I just watched a Russian girl win the steeplechase.  That is the first time I have ever seen a Russian female run.  She must have grown up herding reindeer in Siberia.

Yuliya Zaripova

Also, the rumours are true: Michael Phelps is indeed a monkey.


5 August 2012 § Leave a comment

5 August

Last night, Sara and Anna (her friend and business partner who is in Nairobi for a few weeks) and I watched Atonement.

Only imagine . . . how imagination and falsehood together wreak disaster

I loved the story, the cinematography, the music, James McAvoy’s acting.  Near the end of the film, Briony, the girl who years ago accused her elder sister’s beau, discusses how she wrote a happy ending into her autobiographical book.  Yet writing in a happy ending where none exists is untrue.  It sketches a false idea of atonement.  Reconciliation never happened for Briony and her sister, and her sister and the beau never had time together.  It is an entirely hopeless situation (although it did not have to be).  Writing alternatives redeems nothing and atones for nothing.

Off to war

Thinking, thinking about atonement . . .

Augury of valuation

4 August 2012 § Leave a comment

4 August

What have I been doing lately in unwork time, aside from watching deadlines for sending in essays for scholarships fly by fleetly and attempting to catch their tails and soar along with them?  Do tell me.

I have only half an answer: thinking.  Why do I like certain people more than others?  Everyone does; one cannot deny it.  There must be some system of (e)valuation that every person has in his mind like fingerprint-scaffolding through which each new person falls down, here and there, a curious Goldberg wonderland of ladders and tubes and chutes and stairs and cogs that arises from an unconscious and seemingly arbitrary amalgam of values.

A person who knows everything about something might fascinate another person; but take away the schooling that the first person has that engendered his knowledge, and all that remains is a plain human, an unformed mind.  A person who can run quite fast, when put some place where he cannot run for a month, becomes slower.  A person who can sing magnificent songs with great skill could not before he had training.

In any of these cases, a sudden injury—to the brain, to the legs, to the vocal chords—decimates what one might call natural ability.

These are isolated (and unsophisticated) examples; usually the characteristics to which value are assigned abound in a great muddle.  Two people like each other because they eat the same food, share a certain sense of humour, agree on certain unspoken rules about personal hygiene and personal space and personal nonsense.  These cultural things bind people together—for people cannot ultimately know one another—yet, in consideration of the disappearance of all of those things, one is left with nothing.  The value of one’s friend suddenly becomes arbitrary.  Enjoying someone’s company has value in itself, yet one enjoys a friend’s company because he has first placed value on something (which seems intrinsic) in his friend.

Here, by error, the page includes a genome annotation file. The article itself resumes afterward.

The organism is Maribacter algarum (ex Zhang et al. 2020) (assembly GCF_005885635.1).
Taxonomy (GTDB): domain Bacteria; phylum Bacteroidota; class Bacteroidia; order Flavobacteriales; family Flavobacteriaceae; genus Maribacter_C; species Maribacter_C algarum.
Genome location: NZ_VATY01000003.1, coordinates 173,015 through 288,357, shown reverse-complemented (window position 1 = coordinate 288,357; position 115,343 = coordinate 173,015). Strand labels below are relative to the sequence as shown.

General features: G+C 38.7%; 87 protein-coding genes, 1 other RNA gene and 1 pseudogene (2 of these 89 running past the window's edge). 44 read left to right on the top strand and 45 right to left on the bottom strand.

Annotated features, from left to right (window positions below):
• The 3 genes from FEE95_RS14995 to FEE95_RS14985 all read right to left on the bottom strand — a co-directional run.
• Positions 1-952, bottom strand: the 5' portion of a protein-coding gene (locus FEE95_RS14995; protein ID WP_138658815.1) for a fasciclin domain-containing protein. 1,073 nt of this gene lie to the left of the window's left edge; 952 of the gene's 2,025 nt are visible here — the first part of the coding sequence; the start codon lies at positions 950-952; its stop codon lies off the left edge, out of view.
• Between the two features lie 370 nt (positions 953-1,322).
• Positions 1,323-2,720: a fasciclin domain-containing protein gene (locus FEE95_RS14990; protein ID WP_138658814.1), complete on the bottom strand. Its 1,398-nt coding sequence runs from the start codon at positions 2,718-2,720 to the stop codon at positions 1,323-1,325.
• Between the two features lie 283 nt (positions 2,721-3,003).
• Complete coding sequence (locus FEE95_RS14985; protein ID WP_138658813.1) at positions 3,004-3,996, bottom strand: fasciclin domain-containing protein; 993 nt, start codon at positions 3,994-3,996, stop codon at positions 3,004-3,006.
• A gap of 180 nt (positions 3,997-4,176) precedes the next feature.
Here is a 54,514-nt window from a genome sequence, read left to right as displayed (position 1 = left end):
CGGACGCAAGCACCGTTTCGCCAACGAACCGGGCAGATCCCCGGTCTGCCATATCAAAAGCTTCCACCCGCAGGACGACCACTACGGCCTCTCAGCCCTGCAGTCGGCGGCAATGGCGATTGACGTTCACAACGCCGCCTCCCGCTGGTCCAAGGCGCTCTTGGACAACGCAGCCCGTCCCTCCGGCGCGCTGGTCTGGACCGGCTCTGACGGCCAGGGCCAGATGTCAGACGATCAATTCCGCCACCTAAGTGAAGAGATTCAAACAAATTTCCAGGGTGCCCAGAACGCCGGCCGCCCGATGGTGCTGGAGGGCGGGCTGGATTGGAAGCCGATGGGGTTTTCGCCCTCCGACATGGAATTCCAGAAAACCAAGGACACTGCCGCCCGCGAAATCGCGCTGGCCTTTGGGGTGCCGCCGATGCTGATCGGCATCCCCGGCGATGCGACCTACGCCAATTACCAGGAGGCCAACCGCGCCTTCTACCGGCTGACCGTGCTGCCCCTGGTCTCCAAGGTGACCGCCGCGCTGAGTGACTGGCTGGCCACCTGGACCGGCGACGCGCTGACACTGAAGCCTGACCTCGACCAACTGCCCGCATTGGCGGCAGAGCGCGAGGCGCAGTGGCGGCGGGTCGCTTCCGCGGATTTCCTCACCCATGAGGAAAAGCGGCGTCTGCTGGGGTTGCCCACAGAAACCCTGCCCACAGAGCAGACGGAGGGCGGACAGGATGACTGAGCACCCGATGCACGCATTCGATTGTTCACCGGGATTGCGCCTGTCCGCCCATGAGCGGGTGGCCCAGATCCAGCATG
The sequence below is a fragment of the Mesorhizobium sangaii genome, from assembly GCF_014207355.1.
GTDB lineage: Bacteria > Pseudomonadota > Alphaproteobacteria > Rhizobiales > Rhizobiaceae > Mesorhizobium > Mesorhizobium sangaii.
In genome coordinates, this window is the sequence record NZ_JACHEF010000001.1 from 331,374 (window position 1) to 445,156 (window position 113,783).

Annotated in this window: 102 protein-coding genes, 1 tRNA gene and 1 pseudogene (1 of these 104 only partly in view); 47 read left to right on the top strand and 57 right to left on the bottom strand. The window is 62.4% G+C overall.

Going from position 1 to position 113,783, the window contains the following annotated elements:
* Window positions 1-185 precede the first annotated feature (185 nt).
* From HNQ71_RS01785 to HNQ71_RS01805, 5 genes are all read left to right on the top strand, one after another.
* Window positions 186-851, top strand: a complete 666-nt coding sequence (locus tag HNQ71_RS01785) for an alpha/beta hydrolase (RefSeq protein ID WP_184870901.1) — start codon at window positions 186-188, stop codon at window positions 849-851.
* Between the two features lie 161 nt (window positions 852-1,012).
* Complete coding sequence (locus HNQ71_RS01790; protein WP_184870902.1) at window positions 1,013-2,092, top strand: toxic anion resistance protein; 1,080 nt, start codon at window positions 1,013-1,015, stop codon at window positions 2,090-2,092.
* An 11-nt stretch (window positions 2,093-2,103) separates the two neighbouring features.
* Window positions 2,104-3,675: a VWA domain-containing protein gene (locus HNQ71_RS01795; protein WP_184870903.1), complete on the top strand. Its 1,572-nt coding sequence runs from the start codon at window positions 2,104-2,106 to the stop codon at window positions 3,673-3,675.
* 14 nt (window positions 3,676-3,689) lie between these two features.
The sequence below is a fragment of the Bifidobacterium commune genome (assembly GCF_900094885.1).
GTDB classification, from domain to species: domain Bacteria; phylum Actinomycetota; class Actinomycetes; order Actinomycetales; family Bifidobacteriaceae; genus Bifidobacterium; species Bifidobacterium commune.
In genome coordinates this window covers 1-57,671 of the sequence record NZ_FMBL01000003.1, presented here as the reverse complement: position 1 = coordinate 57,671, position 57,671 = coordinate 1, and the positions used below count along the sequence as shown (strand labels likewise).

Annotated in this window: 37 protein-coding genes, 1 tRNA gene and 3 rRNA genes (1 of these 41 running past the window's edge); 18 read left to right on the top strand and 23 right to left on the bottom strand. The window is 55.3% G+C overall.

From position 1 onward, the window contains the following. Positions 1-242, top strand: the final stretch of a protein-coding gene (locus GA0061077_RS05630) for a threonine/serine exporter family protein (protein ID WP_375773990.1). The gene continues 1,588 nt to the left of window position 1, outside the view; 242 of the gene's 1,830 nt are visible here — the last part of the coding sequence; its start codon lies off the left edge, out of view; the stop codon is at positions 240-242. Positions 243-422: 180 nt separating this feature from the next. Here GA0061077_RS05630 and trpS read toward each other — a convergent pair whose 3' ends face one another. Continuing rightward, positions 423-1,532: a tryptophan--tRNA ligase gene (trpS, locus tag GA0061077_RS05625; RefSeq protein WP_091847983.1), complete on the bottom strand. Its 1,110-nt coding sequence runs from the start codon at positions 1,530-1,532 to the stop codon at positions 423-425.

When one makes a friend in that way, one is in grave danger of reaching disillusionment that exceeds that of even a misanthrope.  Yet when one sees the ultimate poverty of his friend in the first place, his absolute powerlessness and lack of anything that really merits value, one can love his friend in a different way, a better way.

Stripped of all accomplishments, physical beauty, philosophical positions, enthralling ideas, endearing habits, peculiarities, attitudes, potential, intelligence, courage, commitment—stripped of everything—the only value a human has proceeds from his being made in the image of God.

It is bare.  It is no system, no structure, no collection of preferences—it is a distinct lack of these things.  It is a sudden understanding of what is really meant by equality.  We are all equal in our spiritual poverty.  Everything extraneous to that is unequal and thus cannot be used for constructing the unconscious conviction of the motivation and sustaining of love and friendship.

This line of thought produces a strange feeling that one must conjure love from nothing.  An impossibility!, protests the mind.  True, ’tis impossible, for nothing comes from nothing, yet Someone has created something out of nothing.  This something is marked with mystery—the mystery that Someone casts a tiny reflection of Himself into myriad little ones.

The only reason I can find to love others—if I choose not to love them because of something they are or have or have done—is that tiny grain of otherness in them, the tiny piece that has the amazing possibility of infusing the rest.

Ah—to see a world in a grain of sand—to see the grain of sand in another soul—

A dream I found two summers ago

Where Am I?